P: We all live in this economic situation that affects our lives as much as different identities; being queer, being a woman, and so on. It is just as important to my daily life where I am working, what kind of job I do, how people treat me, and so on. So that's why economy is important, and that's what some of our songs are about; where you get yr money from or what you give up in yr daily life to cope with very tricky behaviours or demands at yr job. But I think to us it is very important when we think about Capitalism to not just have a usual Marxist view on it but to try and see it from a feminist perspective and from a queer perspective also. So the song I am Disco is about that; what are the kinds of demands at your job and how femininity or heterosexual femininity is demanded at work and how this is something you have to respond to and create for yourself the kind of strategies to resist it. And it's very tricky because today you are supposed to involve so much of your own personality and your own creativity in your job and at what moment can you resist giving that because of your personality. So it's about that kind of moment where you are in a very strange trap right? So that's why the lyrics say "I have got a good disposition, but I have got a bad and that wants to work too."

CoG:  That's one my favourite lines from the song. My next DJ night, "I am Disco" is definitely going into the mix. You know, a lot of female electronic artitsts I have talked to have said the electronic music scene, both here and abroad, still remains a kind of "boys club" and I'm wondering what your experience is both as a female and as a queer artist?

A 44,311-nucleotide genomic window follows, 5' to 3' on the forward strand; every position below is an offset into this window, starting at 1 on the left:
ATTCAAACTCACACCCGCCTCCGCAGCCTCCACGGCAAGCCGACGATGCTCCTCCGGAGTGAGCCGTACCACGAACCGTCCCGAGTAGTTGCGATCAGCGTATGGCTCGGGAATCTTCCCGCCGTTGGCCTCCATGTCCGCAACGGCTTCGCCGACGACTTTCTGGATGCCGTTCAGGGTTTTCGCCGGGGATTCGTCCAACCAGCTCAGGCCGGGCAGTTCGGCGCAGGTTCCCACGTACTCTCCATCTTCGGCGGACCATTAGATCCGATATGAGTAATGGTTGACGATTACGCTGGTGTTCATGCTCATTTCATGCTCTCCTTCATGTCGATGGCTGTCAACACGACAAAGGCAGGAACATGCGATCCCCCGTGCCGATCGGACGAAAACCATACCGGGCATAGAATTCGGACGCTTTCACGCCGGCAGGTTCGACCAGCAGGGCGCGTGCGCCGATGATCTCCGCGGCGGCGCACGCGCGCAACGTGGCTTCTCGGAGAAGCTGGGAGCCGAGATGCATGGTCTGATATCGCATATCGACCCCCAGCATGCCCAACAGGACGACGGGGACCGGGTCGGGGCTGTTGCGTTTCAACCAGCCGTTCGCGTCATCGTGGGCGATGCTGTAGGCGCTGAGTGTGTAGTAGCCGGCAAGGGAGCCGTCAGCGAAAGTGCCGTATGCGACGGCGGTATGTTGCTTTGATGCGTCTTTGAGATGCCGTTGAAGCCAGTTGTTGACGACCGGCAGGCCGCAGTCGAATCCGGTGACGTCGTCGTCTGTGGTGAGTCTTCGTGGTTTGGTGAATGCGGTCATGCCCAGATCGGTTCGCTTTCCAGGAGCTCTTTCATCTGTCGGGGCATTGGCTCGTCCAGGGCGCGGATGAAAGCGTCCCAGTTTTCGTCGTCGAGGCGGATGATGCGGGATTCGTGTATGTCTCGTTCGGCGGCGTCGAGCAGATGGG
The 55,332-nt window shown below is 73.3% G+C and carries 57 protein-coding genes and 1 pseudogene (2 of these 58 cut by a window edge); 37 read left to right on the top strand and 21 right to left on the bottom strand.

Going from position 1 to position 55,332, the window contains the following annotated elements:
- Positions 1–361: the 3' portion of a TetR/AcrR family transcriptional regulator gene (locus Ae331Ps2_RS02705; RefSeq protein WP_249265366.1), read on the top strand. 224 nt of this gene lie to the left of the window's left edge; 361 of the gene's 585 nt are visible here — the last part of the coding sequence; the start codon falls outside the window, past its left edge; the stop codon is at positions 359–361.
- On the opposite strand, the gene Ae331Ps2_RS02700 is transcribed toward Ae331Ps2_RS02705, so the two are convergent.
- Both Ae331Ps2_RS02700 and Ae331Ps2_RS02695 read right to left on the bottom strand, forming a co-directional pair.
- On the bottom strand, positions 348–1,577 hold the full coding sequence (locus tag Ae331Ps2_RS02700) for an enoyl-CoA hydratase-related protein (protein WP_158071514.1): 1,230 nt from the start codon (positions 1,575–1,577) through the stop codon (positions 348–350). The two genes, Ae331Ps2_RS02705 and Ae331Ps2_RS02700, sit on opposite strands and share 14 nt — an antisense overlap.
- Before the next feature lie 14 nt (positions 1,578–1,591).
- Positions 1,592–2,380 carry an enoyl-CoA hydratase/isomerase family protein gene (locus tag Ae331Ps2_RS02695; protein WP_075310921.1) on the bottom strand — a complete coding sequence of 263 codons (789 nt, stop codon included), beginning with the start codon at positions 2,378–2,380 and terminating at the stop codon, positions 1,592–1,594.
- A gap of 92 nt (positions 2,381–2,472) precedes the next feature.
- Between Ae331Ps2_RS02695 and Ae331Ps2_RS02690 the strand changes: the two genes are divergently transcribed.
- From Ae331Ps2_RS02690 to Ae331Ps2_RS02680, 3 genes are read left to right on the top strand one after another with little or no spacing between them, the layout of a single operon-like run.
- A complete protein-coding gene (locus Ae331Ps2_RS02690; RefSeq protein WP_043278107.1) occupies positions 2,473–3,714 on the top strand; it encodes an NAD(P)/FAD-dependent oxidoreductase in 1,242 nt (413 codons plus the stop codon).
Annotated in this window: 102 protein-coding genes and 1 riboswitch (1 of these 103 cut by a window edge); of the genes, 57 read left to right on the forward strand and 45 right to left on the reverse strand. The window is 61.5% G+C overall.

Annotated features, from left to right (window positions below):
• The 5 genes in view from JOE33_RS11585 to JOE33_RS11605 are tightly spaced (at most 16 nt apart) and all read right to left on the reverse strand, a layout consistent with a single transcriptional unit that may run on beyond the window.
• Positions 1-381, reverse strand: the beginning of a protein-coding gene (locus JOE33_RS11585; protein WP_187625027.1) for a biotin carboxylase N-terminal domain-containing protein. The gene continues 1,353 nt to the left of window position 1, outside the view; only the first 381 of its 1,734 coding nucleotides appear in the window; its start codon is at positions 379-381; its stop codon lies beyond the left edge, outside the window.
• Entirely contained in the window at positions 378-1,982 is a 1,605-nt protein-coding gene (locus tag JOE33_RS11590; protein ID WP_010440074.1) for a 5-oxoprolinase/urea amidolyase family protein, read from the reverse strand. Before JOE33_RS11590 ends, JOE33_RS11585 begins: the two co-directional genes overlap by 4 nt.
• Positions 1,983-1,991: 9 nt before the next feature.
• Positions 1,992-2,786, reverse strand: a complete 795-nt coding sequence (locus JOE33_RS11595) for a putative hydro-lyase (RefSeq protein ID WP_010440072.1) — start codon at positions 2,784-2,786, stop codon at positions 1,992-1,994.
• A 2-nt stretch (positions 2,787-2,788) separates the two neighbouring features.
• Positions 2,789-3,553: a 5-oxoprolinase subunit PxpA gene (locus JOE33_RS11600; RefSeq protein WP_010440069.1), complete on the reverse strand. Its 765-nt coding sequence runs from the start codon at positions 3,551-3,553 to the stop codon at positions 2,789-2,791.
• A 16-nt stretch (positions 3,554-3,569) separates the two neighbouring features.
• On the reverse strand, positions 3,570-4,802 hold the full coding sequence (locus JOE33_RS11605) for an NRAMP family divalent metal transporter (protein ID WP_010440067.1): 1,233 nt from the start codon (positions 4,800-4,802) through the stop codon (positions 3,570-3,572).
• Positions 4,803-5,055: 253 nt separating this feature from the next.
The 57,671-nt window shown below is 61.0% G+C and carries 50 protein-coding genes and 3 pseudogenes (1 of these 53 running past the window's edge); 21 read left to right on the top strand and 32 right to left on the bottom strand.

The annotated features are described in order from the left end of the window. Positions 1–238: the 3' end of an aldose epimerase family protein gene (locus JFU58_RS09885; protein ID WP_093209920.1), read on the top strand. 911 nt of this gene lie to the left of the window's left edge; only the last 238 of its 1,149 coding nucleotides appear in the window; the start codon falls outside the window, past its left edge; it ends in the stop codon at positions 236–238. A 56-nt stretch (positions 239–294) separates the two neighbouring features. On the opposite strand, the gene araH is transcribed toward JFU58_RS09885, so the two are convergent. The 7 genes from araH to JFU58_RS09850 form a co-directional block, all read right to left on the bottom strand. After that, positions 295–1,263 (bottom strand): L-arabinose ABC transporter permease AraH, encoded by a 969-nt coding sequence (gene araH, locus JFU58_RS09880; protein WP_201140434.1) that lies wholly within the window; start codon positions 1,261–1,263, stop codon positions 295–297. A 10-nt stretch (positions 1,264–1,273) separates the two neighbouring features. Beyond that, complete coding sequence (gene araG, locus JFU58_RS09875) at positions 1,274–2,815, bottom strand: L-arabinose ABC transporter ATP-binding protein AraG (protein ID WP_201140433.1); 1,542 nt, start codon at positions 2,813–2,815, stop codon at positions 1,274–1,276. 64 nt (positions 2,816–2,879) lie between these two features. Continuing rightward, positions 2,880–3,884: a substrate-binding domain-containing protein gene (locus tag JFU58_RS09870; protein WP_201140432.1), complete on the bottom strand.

P: I would say it is very male dominated, but here in Berlin there are so many other woman bands and there have been so many feminist rock bands in the past that there is the kind of awareness here that you won't be treated like shit. We haven't had that many bad experiences actually; we are always treated with a lot of respect. Of course you very often arrive in a club and all the technicians and everybody are boys and we always have a technician with us and sometimes she has to fight with the guys that don't want to let her at the machines, but usually she gets what she wants. I don't know how it is in the US, but here we can be lucky for now that a lot of things have changed. And we have to go on with taking up our space and trying to be respected for what we do. I don't think the battle is won, but I think a lot of things have gotten better.

CoG:  Future plans, goals?

P: We are touring a lot now and it's going really well. We are touring lots of Europe, Germany, and we will be in London next week and I am looking forward to that. And I'm also looking forward to coming to the US, we are coming next spring. So that's what we are doing at the moment. Then we will come back home and starting working again with our instruments and doing new things because you don't have so much time when you are on tour to anything new really!

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Thanks for reading! Catch up with the latest from Rhythm King and Her Friends by visiting their label page at Kitty-Yo Records.